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Given $\mu(|f(x)|>\lambda)\leq C'\lambda^{-2}$ for all $\lambda>0$ show there exists $C''$ such that $\int_E|f(x)|\leq C''\sqrt{\mu(E)}$

I am not sure how to solve this problem. Here is my attempt that gets a bound but not the one asked. Given the bound, we can integrate both sides on $[\epsilon,\infty)$ as $\frac{1}{x^2}$ is integrable on that. Doing that and applying Fubini to change the order of integration we get $$\int_{|f|\geq \epsilon}|f|\leq M$$ Using this we can show that $\int_E |f|\leq \epsilon\mu(E)+M$ where $\epsilon>0$

Do I go from here or is this not close to a solution?

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  • $\begingroup$ I don't know why this is true. Using Fubini $$\int_E |f(x)|\mu(dx)=\int_0^\infty \mu\{|f(x)|>\lambda \}\,\mathrm d \lambda \leq C'\int_0^\infty \frac{1}{\lambda ^2}\,\mathrm d \lambda =\infty .$$ $\endgroup$
    – Surb
    Apr 15, 2020 at 20:07
  • $\begingroup$ @Surb You only showed that in integral is perhaps infinite depending on $E$. We are only proving an upper bound after all. s $\endgroup$
    – Sorfosh
    Apr 15, 2020 at 20:14
  • $\begingroup$ I didn't proved anything ! I just show that given the information you have, we a priori can't conclude anything... $\endgroup$
    – Surb
    Apr 15, 2020 at 21:28
  • $\begingroup$ you are quite close, but for some reason did not find the right place to use the hypothesis... $\endgroup$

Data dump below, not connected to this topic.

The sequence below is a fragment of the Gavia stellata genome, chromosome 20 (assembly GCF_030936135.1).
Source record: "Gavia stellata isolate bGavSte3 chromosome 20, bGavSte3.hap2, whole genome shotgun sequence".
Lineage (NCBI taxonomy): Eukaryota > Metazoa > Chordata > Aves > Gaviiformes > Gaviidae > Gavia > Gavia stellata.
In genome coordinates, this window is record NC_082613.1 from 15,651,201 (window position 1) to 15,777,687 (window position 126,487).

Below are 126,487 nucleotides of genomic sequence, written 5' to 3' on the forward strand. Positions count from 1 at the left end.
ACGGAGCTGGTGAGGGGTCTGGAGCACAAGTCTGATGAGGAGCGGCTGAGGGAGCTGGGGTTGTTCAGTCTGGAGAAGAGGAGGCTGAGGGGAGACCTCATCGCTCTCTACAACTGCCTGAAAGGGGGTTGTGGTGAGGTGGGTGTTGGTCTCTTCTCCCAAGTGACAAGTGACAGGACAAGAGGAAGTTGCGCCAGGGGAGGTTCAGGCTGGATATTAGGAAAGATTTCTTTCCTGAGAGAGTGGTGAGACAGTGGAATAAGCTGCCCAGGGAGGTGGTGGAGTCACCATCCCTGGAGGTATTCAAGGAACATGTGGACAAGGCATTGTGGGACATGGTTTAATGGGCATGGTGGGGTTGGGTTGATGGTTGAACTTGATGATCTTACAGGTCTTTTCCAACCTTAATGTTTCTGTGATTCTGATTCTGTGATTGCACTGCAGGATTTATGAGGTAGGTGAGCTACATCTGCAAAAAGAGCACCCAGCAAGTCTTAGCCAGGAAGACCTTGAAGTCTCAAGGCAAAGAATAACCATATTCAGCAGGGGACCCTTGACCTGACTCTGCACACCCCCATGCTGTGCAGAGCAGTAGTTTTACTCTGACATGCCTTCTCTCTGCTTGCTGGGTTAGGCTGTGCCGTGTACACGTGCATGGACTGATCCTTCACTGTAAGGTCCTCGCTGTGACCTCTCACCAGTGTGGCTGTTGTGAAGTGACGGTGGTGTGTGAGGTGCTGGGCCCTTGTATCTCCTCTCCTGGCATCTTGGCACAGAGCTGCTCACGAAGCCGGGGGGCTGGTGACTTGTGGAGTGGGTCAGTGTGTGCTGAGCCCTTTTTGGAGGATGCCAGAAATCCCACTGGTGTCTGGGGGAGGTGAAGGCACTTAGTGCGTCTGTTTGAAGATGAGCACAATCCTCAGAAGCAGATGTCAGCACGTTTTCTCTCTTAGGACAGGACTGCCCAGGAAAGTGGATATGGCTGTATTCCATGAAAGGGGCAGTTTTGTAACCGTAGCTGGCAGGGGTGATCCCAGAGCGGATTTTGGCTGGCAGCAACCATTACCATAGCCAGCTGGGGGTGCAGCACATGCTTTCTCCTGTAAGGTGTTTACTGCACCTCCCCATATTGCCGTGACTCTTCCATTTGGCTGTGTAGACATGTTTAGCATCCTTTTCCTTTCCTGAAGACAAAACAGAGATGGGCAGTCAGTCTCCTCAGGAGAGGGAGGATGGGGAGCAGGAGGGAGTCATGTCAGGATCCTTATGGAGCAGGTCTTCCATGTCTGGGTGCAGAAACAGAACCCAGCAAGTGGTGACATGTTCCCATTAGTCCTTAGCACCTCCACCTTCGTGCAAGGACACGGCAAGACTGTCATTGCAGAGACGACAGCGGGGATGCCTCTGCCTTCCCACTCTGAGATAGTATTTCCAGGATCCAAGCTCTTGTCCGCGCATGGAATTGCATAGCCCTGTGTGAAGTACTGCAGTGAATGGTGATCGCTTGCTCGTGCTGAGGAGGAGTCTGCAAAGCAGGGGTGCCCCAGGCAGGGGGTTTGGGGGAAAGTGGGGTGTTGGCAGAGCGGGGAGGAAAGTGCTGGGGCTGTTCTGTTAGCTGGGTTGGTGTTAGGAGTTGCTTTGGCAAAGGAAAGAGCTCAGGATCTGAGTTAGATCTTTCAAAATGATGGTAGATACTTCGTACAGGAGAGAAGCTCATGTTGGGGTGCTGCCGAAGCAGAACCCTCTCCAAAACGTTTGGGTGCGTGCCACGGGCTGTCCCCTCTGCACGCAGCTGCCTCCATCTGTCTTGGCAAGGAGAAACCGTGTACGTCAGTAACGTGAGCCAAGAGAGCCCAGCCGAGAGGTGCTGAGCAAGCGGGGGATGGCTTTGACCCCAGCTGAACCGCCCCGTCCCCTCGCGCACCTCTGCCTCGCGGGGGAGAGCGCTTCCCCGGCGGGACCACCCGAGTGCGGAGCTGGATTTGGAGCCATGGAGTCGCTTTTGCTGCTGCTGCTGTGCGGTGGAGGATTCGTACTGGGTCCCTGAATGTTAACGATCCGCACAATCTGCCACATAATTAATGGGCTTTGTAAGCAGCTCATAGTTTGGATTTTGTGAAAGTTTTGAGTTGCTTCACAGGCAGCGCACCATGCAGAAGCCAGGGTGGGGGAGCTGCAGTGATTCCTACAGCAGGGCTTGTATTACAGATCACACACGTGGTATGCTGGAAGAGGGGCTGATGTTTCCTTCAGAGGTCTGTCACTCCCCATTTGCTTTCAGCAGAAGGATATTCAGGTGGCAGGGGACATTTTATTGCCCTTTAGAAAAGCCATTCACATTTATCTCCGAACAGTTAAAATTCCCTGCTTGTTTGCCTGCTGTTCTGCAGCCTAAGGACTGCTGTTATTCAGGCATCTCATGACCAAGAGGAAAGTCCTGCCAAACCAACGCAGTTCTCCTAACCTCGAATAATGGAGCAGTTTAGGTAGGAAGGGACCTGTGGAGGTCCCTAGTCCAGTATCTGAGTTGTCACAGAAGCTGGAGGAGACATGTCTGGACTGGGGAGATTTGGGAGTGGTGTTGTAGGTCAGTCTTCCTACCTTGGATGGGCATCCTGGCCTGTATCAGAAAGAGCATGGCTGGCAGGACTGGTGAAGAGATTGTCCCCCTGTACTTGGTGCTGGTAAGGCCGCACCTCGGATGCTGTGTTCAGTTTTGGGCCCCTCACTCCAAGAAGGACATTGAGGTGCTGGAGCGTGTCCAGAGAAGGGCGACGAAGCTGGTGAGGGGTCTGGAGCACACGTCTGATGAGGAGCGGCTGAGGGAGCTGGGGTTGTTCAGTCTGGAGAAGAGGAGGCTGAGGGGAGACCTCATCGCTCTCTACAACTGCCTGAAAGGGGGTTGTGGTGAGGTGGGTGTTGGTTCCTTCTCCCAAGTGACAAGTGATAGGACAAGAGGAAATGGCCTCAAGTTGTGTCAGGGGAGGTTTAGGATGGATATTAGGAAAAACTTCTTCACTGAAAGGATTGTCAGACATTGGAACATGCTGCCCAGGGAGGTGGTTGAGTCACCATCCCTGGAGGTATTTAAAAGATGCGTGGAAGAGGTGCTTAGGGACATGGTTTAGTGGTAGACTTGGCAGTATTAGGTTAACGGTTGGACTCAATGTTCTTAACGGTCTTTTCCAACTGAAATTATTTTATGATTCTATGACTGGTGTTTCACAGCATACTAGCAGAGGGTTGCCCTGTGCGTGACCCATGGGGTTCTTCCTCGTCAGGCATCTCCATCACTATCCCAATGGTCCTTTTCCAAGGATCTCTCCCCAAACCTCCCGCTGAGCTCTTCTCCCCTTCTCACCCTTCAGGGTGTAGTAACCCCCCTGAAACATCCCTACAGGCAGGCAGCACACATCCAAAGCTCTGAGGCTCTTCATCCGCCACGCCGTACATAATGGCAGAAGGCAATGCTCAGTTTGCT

– Thomas
    Apr 18, 2020 at 14:48

1 Answer 1

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The claim is, quite obviously, true if $\mu(E)=\infty$, so we can assume $E$ (is measurable) and it's measure is finite.

To make notation a bit simpler let's assume that $f\ge 0$ and define $\mu_E(X) := \mu(E\cap X)$, the restriction of $\mu$ to $E$.

Note that, in general, $\int_X f(x) d\mu(x) = \int_0^\infty \mu_X\{f>\lambda\} \, d\lambda$ (see, e.g., Theorem 8.16 in Rudin's Real and Complex Analysis).

Then, for any $t>0$, \begin{eqnarray} \int_E f(x) \,d\mu &=& \int_0^\infty \mu_E(\{f>\lambda\}) \,d\lambda \\ &=& \int_0^t \mu_E(\{f>\lambda\})\, d\lambda + \int_t^\infty \mu_E(\{f>\lambda\}) \, d\lambda \\ &\le & t \mu(E) + C^\prime \int_t^\infty \frac{1}{\lambda^2}\, d\lambda \\ & = & t \mu(E) - \left. 2C^\prime\frac{1}{\lambda}\right|_t^\infty \\ &=& t\mu(E) + 2C^\prime \frac{1}{t} \end{eqnarray} Now choose $$t= \frac{1}{\sqrt{\mu(E)}}$$ The desired result then holds with $ C^{\prime\prime} := 1+ 2C^\prime$

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  • $\begingroup$ Now that is unexpected! So the error i made is I completely ignored where i should "cut" the integral! Interesting. Thank you Thomas! $\endgroup$
    – Sorfosh
    Apr 18, 2020 at 17:40

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